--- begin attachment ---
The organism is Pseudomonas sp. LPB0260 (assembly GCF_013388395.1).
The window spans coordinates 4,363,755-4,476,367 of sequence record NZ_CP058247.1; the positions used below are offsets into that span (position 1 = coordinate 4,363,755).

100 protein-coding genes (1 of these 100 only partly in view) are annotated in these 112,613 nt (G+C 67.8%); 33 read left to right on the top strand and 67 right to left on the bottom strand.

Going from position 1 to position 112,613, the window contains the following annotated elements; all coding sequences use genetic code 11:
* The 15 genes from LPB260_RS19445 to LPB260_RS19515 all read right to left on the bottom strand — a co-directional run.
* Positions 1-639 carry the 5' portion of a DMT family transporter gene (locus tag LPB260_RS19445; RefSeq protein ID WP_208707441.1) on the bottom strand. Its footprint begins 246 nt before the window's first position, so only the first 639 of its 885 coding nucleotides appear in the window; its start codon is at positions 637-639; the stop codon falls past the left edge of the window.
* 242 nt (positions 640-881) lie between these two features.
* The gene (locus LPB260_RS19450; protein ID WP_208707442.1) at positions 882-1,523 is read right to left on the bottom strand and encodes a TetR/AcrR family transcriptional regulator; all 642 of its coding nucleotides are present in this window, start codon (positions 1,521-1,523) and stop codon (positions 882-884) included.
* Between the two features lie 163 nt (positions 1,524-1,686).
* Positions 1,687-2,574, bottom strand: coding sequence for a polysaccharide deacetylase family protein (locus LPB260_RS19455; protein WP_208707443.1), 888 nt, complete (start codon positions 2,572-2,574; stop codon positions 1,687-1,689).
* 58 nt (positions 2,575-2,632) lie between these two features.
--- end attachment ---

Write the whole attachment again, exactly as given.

The organism is Pseudomonas sp. LPB0260 (assembly GCF_013388395.1).
The window spans coordinates 4,363,755-4,476,367 of sequence record NZ_CP058247.1; the positions used below are offsets into that span (position 1 = coordinate 4,363,755).

100 protein-coding genes (1 of these 100 only partly in view) are annotated in these 112,613 nt (G+C 67.8%); 33 read left to right on the top strand and 67 right to left on the bottom strand.

Going from position 1 to position 112,613, the window contains the following annotated elements; all coding sequences use genetic code 11:
* The 15 genes from LPB260_RS19445 to LPB260_RS19515 all read right to left on the bottom strand — a co-directional run.
* Positions 1-639 carry the 5' portion of a DMT family transporter gene (locus tag LPB260_RS19445; RefSeq protein ID WP_208707441.1) on the bottom strand. Its footprint begins 246 nt before the window's first position, so only the first 639 of its 885 coding nucleotides appear in the window; its start codon is at positions 637-639; the stop codon falls past the left edge of the window.
* 242 nt (positions 640-881) lie between these two features.
* The gene (locus LPB260_RS19450; protein ID WP_208707442.1) at positions 882-1,523 is read right to left on the bottom strand and encodes a TetR/AcrR family transcriptional regulator; all 642 of its coding nucleotides are present in this window, start codon (positions 1,521-1,523) and stop codon (positions 882-884) included.
* Between the two features lie 163 nt (positions 1,524-1,686).
* Positions 1,687-2,574, bottom strand: coding sequence for a polysaccharide deacetylase family protein (locus LPB260_RS19455; protein WP_208707443.1), 888 nt, complete (start codon positions 2,572-2,574; stop codon positions 1,687-1,689).
* 58 nt (positions 2,575-2,632) lie between these two features.